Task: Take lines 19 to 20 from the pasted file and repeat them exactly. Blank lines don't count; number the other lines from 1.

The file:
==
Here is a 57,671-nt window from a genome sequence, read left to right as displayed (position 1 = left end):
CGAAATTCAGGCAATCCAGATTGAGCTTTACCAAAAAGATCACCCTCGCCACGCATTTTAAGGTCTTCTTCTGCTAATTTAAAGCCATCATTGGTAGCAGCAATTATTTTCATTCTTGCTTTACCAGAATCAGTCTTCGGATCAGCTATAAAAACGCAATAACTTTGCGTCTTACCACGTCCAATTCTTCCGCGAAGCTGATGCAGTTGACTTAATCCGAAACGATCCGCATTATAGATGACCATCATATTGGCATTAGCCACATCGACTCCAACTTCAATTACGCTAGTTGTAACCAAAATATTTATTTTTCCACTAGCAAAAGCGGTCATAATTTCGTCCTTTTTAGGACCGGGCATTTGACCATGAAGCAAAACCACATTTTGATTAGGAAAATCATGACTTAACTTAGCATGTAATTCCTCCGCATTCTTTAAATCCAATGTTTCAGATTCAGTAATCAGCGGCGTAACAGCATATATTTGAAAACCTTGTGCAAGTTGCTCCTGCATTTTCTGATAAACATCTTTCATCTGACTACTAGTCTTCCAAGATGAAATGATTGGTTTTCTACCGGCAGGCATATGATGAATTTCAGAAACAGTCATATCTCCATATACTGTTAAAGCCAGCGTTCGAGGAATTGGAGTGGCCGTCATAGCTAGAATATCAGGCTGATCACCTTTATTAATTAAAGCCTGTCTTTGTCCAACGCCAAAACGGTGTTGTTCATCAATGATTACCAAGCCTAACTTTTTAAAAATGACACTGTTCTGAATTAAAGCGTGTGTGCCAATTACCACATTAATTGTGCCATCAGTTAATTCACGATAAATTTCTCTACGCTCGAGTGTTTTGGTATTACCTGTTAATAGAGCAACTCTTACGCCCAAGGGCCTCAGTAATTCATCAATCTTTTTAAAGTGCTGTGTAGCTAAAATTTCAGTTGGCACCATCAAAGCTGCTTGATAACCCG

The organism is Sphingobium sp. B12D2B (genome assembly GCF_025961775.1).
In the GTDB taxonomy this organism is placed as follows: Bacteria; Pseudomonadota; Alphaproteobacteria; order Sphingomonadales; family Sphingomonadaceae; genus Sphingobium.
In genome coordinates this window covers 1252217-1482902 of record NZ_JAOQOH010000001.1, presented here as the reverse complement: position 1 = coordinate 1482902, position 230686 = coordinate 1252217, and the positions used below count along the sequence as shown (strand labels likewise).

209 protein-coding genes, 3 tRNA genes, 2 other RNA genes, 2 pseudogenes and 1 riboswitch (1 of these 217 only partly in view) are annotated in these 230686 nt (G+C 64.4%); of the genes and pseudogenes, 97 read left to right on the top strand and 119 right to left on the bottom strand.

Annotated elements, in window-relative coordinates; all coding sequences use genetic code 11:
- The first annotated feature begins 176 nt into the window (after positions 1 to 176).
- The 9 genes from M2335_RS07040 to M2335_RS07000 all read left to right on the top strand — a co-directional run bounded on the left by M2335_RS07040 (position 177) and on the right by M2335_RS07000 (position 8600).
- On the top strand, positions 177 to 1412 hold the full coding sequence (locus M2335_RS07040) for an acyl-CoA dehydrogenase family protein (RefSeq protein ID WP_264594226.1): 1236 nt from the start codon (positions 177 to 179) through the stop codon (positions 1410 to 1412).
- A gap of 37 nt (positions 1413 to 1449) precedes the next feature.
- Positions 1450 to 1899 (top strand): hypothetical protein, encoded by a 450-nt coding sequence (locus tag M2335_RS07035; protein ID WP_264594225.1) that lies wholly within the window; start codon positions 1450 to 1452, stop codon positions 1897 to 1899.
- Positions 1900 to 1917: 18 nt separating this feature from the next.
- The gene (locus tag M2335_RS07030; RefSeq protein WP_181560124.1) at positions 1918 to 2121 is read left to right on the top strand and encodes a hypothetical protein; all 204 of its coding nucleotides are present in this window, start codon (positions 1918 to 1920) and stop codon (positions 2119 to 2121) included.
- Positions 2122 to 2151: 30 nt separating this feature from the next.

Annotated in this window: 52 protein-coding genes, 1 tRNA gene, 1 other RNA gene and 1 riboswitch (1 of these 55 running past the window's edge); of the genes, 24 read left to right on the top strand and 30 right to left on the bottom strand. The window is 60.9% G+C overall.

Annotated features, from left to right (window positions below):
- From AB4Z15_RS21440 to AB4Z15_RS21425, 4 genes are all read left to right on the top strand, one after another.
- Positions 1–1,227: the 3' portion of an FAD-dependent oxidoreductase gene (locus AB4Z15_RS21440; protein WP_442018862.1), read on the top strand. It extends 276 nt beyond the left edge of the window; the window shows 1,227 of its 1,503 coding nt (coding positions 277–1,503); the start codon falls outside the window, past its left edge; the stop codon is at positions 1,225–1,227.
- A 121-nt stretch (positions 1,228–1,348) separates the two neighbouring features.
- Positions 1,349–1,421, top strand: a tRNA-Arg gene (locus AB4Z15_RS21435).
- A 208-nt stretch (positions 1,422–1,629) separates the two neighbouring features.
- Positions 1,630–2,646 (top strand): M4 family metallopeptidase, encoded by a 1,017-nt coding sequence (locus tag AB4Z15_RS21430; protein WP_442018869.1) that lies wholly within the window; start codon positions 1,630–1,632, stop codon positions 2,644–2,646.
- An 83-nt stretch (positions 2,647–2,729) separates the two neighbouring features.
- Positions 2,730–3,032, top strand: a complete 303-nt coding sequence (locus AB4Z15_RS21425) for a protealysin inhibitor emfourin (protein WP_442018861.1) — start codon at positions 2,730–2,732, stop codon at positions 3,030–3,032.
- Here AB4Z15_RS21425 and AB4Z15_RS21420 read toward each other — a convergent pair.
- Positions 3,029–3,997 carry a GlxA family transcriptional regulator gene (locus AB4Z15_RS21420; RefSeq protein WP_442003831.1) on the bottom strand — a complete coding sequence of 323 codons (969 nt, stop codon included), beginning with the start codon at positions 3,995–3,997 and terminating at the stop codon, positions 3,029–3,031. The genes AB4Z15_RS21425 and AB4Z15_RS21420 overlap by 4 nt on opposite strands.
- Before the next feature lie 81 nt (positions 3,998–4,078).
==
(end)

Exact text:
- Positions 1–1,227: the 3' portion of an FAD-dependent oxidoreductase gene (locus AB4Z15_RS21440; protein WP_442018862.1), read on the top strand. It extends 276 nt beyond the left edge of the window; the window shows 1,227 of its 1,503 coding nt (coding positions 277–1,503); the start codon falls outside the window, past its left edge; the stop codon is at positions 1,225–1,227.
- A 121-nt stretch (positions 1,228–1,348) separates the two neighbouring features.